The wreckage lay in the sun. Twisted, charred and burned. Ticking and groaning as it cooled.

In Nevada the choppers scrambled. Men in black racing the locals to the scene.

Perimeter set, the clean up begins.

All of the evidence, both of the small grey bodies, removed.

To Area 51.

(c) Chris Johnson 2018

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Friday evening.

“But mum, it smells!”

“There’s no phone signal!”

I’ve got to walk all the way over there for the loo?”

“What if it rains?”

“What are we supposed to do now the tent’s up?”

“What do you mean we have to cook our own tea?”

“Can we go to the bar?”

 

Saturday morning.

“I didn’t get any sleep.”

“It’s too noisy, I was hearing things all night!”

“My sleeping bag is too uncomfortable.”

“My air bed is too soft!”

Where can I plug in my hair straighteners?”

“What are we supposed to be doing now?”

“Why can’t we just go home?”

 

Saturday afternoon.

“That was awesome!”

“Yeah, who knew how much fun the countryside could be?”

“I didn’t know you could ride a bike Mum!”

“I think the man at the hire shop fancied you Mum!”

“Wait ‘til I post my photos!”

“Let me see the one of the cute lambs again?”

“Can we bar b que for dinner?”

“Can I cook the burgers?”

“I’m going to sleep tonight, I’m tired already!”

 

Sunday morning.

“I’ve never slept so well.”

“It’s so cool to wake up to the birds singing!”

“Wow mum, bacon sarnies!”

“Cool, I love bacon!”

“Is that the fresh bread we bought yesterday?”

“Fab, I’ve never tasted bread that good before!”

“I can’t be bothered to straighten my hair and do my make up.”

“What can we do today?”

“I don’t want to go home yet!”

 

Monday morning.

“I didn’t sleep at all.”

“Me neither, the bed’s too hard.”

“And it’s noisy, I heard cars passing all night.”

“And the smell of exhaust fumes, yeuch!”

“And the duvet kept falling off, I want my sleeping bag.”

“I have to get up sooo early to do my hair and make up. It was much more fun when I didn’t have to bother.”

“And we have to sit in stuffy classrooms all day instead of being outside.”

“I want a tent in the garden.”

“I want to go camping again!”

“Can we, mum, can we? Next weekend maybe?”

 

(c) Chris Johnson 2018

“Paul! It is you?”

I turn and walk, speed up. He taps my shoulder.

“Paul, I know it’s you. Where have you been?”

Prison, but that’s not the point.

“Come on Paul, let’s get a drink?”

I turn again.

“Come on mate?” Less certain.

I walk away, dialling.

“Witness Protection. How can we help?”

“I’m blown!” I reply.

 

(c) Chris Johnson 2018

I was hunting through some old music and lyrics from a band I played in some time ago. I wrote this blues lyric for the lead guitar player who suffered badly with hay fever.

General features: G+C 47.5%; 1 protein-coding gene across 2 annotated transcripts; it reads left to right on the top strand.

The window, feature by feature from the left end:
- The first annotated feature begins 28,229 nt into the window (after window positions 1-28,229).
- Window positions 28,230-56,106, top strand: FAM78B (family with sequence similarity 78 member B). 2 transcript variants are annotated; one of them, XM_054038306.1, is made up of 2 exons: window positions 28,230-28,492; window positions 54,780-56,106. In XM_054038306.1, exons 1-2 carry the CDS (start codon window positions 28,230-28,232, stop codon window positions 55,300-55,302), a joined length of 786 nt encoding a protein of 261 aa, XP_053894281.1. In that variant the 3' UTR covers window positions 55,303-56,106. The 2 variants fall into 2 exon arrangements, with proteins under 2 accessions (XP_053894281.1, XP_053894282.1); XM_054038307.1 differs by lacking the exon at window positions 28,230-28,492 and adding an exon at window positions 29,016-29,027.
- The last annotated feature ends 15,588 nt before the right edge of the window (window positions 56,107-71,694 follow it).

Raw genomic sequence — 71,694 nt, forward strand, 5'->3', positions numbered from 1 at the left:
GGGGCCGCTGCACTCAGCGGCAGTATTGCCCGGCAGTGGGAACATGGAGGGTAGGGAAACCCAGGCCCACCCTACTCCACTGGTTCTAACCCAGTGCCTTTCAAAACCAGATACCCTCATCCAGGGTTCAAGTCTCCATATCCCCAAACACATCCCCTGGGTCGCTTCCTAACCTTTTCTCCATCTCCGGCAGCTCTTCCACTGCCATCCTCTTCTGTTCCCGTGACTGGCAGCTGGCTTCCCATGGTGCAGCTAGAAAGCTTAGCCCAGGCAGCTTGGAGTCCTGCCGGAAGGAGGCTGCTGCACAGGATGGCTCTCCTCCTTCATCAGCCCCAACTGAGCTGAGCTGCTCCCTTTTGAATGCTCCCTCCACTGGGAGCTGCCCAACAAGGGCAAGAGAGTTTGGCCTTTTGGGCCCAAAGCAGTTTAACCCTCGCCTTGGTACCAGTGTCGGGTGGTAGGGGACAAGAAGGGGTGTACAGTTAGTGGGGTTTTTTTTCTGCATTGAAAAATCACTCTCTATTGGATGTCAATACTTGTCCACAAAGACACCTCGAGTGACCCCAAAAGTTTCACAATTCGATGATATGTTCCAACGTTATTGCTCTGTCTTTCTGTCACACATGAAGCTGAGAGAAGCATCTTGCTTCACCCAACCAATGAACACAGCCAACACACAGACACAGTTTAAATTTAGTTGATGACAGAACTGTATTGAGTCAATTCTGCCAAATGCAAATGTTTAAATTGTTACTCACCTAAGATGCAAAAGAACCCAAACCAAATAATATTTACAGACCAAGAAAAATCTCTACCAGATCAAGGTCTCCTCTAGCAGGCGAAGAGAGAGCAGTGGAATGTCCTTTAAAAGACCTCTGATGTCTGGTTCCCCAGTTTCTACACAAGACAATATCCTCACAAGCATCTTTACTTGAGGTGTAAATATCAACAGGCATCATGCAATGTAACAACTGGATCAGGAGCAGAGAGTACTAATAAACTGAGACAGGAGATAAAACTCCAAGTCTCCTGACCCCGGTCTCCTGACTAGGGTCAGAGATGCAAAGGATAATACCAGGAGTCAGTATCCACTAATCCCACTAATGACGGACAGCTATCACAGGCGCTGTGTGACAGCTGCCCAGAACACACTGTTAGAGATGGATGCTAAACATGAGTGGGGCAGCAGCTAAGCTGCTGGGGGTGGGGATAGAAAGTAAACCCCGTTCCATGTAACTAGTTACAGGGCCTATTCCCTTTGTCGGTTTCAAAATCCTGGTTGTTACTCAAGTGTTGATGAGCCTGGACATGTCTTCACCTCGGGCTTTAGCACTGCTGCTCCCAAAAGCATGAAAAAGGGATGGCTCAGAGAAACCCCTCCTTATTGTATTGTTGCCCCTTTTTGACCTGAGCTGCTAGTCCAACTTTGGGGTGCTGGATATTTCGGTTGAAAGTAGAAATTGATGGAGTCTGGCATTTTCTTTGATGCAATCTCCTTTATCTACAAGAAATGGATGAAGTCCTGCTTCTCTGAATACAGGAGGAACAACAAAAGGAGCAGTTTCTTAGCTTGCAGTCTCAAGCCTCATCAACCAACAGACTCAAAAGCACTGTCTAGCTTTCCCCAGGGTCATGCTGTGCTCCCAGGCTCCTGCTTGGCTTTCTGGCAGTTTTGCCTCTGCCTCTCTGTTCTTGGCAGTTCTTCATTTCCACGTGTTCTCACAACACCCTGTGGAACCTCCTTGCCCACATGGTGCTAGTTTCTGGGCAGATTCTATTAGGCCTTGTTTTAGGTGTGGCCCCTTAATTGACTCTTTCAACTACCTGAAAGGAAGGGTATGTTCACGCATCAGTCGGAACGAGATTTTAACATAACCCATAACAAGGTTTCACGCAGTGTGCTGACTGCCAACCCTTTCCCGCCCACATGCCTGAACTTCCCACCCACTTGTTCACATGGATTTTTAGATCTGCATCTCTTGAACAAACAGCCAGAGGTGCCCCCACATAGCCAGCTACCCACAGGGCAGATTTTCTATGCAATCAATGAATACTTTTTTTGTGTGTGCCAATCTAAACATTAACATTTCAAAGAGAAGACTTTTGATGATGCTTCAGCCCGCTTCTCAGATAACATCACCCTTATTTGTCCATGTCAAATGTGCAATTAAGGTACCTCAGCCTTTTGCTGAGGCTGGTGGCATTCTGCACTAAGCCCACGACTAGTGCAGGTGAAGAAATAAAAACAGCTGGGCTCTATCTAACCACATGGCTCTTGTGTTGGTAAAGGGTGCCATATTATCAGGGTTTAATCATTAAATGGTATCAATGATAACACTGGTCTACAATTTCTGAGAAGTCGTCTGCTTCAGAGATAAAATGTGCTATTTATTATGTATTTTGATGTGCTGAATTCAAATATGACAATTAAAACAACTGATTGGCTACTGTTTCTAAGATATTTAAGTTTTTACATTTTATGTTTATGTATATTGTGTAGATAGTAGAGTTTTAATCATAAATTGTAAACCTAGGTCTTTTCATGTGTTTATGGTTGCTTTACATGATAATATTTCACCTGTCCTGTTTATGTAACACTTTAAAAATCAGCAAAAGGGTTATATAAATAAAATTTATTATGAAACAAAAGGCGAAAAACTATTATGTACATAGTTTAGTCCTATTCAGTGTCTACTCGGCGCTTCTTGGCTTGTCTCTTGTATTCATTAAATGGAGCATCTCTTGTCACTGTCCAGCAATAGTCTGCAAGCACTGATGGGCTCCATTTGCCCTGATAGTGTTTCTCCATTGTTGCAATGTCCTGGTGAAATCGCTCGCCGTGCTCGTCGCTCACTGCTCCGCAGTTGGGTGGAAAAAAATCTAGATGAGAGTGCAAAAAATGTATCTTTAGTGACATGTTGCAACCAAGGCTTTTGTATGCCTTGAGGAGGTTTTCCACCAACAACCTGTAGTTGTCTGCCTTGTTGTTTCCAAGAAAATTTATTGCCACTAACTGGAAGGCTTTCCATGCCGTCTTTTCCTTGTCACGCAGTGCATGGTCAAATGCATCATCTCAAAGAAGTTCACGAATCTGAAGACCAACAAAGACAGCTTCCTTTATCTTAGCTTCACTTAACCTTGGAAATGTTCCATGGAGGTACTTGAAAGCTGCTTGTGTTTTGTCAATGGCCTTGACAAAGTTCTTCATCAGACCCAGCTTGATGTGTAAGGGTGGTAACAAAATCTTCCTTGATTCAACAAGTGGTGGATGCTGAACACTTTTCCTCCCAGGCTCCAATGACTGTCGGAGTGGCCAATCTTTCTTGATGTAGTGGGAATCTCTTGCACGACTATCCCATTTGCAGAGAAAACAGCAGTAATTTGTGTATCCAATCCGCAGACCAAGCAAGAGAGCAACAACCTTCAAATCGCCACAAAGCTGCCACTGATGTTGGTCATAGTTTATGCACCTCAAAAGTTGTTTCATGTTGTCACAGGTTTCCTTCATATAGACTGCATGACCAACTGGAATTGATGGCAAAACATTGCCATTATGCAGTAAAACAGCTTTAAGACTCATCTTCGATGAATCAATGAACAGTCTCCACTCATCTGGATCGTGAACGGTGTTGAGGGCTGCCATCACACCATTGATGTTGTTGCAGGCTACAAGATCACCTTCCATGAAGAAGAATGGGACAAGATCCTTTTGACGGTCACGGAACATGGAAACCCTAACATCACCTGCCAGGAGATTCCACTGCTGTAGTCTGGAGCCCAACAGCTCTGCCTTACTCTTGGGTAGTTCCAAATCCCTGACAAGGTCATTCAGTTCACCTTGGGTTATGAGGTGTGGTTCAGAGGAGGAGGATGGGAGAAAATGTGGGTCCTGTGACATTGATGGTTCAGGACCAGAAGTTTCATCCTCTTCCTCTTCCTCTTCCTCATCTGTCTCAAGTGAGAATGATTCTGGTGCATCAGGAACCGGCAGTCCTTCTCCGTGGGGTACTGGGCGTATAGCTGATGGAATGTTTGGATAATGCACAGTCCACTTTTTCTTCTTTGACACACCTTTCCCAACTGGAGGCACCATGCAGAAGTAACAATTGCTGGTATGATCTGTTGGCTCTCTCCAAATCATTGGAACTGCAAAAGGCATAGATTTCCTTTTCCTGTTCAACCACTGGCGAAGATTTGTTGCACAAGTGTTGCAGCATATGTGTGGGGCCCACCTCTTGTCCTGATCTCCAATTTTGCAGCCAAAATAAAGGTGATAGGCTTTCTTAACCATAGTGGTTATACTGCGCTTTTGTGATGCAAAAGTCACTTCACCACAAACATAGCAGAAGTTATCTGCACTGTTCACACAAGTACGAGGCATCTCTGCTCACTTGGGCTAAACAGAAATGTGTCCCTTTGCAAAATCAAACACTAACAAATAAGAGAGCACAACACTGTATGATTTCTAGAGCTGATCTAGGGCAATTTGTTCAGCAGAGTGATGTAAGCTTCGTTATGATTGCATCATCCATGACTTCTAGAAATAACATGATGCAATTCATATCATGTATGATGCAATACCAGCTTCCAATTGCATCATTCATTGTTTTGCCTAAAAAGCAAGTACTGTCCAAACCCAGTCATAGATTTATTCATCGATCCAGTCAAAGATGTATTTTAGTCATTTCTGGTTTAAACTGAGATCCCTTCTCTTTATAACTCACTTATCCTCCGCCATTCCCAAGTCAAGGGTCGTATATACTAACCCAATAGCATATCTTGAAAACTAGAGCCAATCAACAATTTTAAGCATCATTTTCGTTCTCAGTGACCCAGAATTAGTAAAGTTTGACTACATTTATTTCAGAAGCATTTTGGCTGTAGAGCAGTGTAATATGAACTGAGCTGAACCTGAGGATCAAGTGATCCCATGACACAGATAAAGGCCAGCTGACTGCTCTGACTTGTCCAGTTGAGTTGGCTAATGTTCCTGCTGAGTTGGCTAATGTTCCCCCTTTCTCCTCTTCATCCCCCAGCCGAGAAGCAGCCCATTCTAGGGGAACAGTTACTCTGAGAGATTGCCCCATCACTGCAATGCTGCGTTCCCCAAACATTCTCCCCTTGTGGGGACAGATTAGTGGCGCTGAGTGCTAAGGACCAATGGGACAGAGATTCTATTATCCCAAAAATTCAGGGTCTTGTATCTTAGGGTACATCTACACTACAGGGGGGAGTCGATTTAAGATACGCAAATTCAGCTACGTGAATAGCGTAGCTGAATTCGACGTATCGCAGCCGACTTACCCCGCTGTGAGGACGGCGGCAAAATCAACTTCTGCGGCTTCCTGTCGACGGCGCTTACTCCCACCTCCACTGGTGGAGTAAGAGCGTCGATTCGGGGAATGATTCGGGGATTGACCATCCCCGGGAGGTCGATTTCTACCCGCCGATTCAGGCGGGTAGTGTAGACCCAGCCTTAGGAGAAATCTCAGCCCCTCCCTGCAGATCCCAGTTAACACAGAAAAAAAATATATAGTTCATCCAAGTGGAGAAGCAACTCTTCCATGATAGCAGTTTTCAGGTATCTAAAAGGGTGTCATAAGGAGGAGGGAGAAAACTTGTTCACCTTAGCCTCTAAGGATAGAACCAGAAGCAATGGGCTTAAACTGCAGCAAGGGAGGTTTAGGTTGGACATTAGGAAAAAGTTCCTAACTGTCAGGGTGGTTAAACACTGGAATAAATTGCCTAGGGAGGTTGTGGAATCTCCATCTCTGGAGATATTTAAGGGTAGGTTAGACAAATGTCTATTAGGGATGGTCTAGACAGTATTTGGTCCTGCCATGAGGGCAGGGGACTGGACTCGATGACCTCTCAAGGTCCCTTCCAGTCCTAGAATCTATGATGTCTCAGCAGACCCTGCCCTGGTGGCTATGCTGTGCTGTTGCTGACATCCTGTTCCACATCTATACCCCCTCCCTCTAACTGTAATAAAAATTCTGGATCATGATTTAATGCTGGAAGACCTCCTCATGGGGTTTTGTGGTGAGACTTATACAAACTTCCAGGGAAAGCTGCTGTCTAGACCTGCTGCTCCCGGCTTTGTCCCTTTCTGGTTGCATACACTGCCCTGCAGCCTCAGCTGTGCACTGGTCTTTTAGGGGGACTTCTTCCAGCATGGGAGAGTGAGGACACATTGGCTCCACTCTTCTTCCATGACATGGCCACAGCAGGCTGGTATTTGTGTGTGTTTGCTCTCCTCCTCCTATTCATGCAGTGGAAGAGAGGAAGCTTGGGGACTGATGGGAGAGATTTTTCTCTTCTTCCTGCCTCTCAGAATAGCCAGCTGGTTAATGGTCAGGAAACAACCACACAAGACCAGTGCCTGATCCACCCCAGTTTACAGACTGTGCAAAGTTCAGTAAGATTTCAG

The pollen count is high, and I’m feeling very low
Yeah, the pollen count is high, so I’m feeling very low
My head is dull and aching
Wherever I go

I’m loaded up with drugs, but they aren’t even that much fun
Loaded with lots of drugs, not even that much fun
Still, at least they’re cheap and legal,
I got them from my Mum!

I sneeze, wheeze and sniffle, hate my life when I’m like this
Sneezing, wheezing and sniffing, Man I hate when I’m like this
Wish the pollen count would drop
So I can stop this sniff sniff sniff!

The pollen count is high, and it makes me cross
Yeah, the pollen count is high, man this is so crass
A couple of months and I’ll be better
But then it’ll be Christmas

(C) Chris Johnson 2008

 

The following is a re-post from a closed Blog.

Anyone who has been through formal education into their teens, and definitely anyone who has been through higher education, training in a work environment or any form of leadership training will have undertaken some group work. Often this is dreaded – there’ll be egos to deal with, someone who is quite happy for every one else to work as long as they get a share in the credit and someone who knows best and wants to lead the project, irrespective of what everyone else wants…

But, there are some great works that have come out of collaboration. Think about the great films, TV series and songs that have come out of writing teams. My own experience of co-authoring was very productive, leading to the novella Rose Scar. So, if you choose* to co-author and pool your experience, knowledge and skill.

 

Based on my own experience here are my ten ‘top tips’ for co-authors:

  1. Agree what you are writing (genre, style, length etc.) before agreeing to collaborate. If you don’t agree, don’t collaborate.
  2. Agree the broad outline of the piece before anyone picks up a pen.
  3. Agree up front how credit (whatever form that takes, including payment) will be split. If there are tax implications get this written down and signed.
  4. Agree what name(s) are going on the document, and in what order before anyone writes anything.
  5. Agree the roles of every team member up front.
  6. Agree the minimum contribution necessary to warrant inclusion in the credit.
  7. Agree who should actually do the writing, and hold the draft/proof document safe.
  8. No member of the writing team can also be the proof reader or editor.
  9. Disagreements should be sorted out as soon as possible, and in a professional, adult manner.
  10. If you have a choice and it’s not either fun or in some other way fulfilling, stop and withdraw.

*Items 1 and 10 effectively only work for voluntary collaborations. If you are working on assignment that requires you to collaborate and/or where the parameters are set for you then I’d suggest that 1 becomes ‘Agree the ground rules before starting’ – whether they be these or something else and 10 becomes ‘Agree in advance who the final decision maker is in case of irreconcilable differences. It is essential that this should be someone outside of the team, and preferably not the direct customer for the output.’

© Chris Johnson 2018